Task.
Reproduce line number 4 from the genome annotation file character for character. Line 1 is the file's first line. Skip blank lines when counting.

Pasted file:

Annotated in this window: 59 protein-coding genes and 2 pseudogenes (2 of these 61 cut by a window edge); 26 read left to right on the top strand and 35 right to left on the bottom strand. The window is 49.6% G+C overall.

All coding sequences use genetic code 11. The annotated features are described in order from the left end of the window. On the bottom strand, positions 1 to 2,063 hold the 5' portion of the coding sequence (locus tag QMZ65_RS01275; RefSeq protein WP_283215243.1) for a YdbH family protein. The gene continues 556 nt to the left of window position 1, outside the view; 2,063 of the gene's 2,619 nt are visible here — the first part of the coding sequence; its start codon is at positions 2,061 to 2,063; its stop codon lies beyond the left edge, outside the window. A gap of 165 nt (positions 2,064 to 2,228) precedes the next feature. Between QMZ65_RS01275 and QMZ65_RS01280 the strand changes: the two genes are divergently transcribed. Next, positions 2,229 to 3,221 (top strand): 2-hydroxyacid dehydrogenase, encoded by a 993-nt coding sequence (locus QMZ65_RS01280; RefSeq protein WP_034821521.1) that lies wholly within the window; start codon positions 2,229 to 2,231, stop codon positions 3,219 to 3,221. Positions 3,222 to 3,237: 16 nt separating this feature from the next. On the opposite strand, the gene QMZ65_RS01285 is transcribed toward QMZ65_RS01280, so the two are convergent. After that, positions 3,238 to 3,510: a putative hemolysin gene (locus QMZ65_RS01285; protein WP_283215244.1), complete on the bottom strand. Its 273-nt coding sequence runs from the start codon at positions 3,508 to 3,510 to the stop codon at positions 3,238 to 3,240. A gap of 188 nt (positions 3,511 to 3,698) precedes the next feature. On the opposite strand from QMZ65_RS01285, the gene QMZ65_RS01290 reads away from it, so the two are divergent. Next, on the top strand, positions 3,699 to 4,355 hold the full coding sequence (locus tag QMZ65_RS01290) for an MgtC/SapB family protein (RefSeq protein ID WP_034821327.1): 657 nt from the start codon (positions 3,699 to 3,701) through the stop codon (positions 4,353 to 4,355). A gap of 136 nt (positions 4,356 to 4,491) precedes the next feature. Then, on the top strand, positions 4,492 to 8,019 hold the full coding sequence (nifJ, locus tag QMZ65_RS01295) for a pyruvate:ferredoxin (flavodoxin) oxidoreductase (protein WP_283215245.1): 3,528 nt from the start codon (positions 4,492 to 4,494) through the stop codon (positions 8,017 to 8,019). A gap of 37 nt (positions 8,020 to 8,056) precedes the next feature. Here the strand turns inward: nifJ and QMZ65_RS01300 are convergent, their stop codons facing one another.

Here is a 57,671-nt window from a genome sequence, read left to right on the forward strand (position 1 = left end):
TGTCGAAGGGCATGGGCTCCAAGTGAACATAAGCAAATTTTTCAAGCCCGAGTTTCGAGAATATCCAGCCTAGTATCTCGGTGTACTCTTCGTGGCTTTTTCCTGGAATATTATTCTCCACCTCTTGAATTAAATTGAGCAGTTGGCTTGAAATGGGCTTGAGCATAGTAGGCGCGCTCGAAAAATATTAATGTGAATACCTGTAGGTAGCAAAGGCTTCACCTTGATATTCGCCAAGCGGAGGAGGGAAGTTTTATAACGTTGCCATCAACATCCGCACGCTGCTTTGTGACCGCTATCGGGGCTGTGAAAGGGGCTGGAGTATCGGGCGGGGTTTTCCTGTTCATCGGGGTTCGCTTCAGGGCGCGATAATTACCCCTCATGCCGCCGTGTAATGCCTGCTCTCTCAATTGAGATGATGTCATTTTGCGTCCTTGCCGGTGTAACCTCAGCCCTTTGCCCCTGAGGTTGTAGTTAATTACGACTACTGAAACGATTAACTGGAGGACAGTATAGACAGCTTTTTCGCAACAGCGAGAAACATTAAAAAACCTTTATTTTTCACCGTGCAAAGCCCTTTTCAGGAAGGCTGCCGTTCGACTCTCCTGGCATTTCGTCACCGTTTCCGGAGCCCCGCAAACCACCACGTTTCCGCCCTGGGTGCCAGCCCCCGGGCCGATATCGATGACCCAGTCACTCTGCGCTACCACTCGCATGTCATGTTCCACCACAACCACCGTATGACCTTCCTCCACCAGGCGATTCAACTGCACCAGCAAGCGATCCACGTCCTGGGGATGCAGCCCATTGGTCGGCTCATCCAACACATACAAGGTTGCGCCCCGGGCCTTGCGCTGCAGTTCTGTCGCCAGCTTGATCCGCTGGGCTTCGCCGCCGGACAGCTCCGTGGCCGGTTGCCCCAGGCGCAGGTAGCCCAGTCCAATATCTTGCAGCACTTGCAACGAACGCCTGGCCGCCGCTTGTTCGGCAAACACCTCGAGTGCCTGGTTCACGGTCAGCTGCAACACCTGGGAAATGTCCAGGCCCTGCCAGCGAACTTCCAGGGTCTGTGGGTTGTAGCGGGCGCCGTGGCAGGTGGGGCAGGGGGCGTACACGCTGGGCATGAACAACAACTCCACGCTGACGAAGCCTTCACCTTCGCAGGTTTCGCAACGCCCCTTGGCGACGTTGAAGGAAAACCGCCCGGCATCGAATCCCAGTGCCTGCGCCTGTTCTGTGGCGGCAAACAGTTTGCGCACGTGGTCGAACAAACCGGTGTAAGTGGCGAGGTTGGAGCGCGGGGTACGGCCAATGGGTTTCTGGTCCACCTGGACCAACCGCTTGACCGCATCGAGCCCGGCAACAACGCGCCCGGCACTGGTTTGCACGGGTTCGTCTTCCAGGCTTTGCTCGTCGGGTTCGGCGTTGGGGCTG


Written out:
TGTCGAAGGGCATGGGCTCCAAGTGAACATAAGCAAATTTTTCAAGCCCGAGTTTCGAGAATATCCAGCCTAGTATCTCGGTGTACTCTTCGTGGCTTTTTCCTGGAATATTATTCTCCACCTCTTGAATTAAATTGAGCAGTTGGCTTGAAATGGGCTTGAGCATAGTAGGCGCGCTCGAAAAATATTAATGTGAATACCTGTAGGTAGCAAAGGCTTCACCTTGATATTCGCCAAGCGGAGGAGGGAAGTTTTATAACGTTGCCATCAACATCCGCACGCTGCTTTGTGACCGCTATCGGGGCTGTGAAAGGGGCTGGAGTATCGGGCGGGGTTTTCCTGTTCATCGGGGTTCGCTTCAGGGCGCGATAATTACCCCTCATGCCGCCGTGTAATGCCTGCTCTCTCAATTGAGATGATGTCATTTTGCGTCCTTGCCGGTGTAACCTCAGCCCTTTGCCCCTGAGGTTGTAGTTAATTACGACTACTGAAACGATTAACTGGAGGACAGTATAGACAGCTTTTTCGCAACAGCGAGAAACATTAAAAAACCTTTATTTTTCACCGTGCAAAGCCCTTTTCAGGAAGGCTGCCGTTCGACTCTCCTGGCATTTCGTCACCGTTTCCGGAGCCCCGCAAACCACCACGTTTCCGCCCTGGGTGCCAGCCCCCGGGCCGATATCGATGACCCAGTCACTCTGCGCTACCACTCGCATGTCATGTTCCACCACAACCACCGTATGACCTTCCTCCACCAGGCGATTCAACTGCACCAGCAAGCGATCCACGTCCTGGGGATGCAGCCCATTGGTCGGCTCATCCAACACATACAAGGTTGCGCCCCGGGCCTTGCGCTGCAGTTCTGTCGCCAGCTTGATCCGCTGGGCTTCGCCGCCGGACAGCTCCGTGGCCGGTTGCCCCAGGCGCAGGTAGCCCAGTCCAATATCTTGCAGCACTTGCAACGAACGCCTGGCCGCCGCTTGTTCGGCAAACACCTCGAGTGCCTGGTTCACGGTCAGCTGCAACACCTGGGAAATGTCCAGGCCCTGCCAGCGAACTTCCAGGGTCTGTGGGTTGTAGCGGGCGCCGTGGCAGGTGGGGCAGGGGGCGTACACGCTGGGCATGAACAACAACTCCACGCTGACGAAGCCTTCACCTTCGCAGGTTTCGCAACGCCCCTTGGCGACGTTGAAGGAAAACCGCCCGGCATCGAATCCCAGTGCCTGCGCCTGTTCTGTGGCGGCAAACAGTTTGCGCACGTGGTCGAACAAACCGGTGTAAGTGGCGAGGTTGGAGCGCGGGGTACGGCCAATGGGTTTCTGGTCCACCTGGACCAACCGCTTGACCGCATCGAGCCCGGCAACAACGCGCCCGGCACTGGTTTGCACGGGTTCGTCTTCCAGGCTTTGCTCGTCGGGTTCGGCGTTGGGGCTG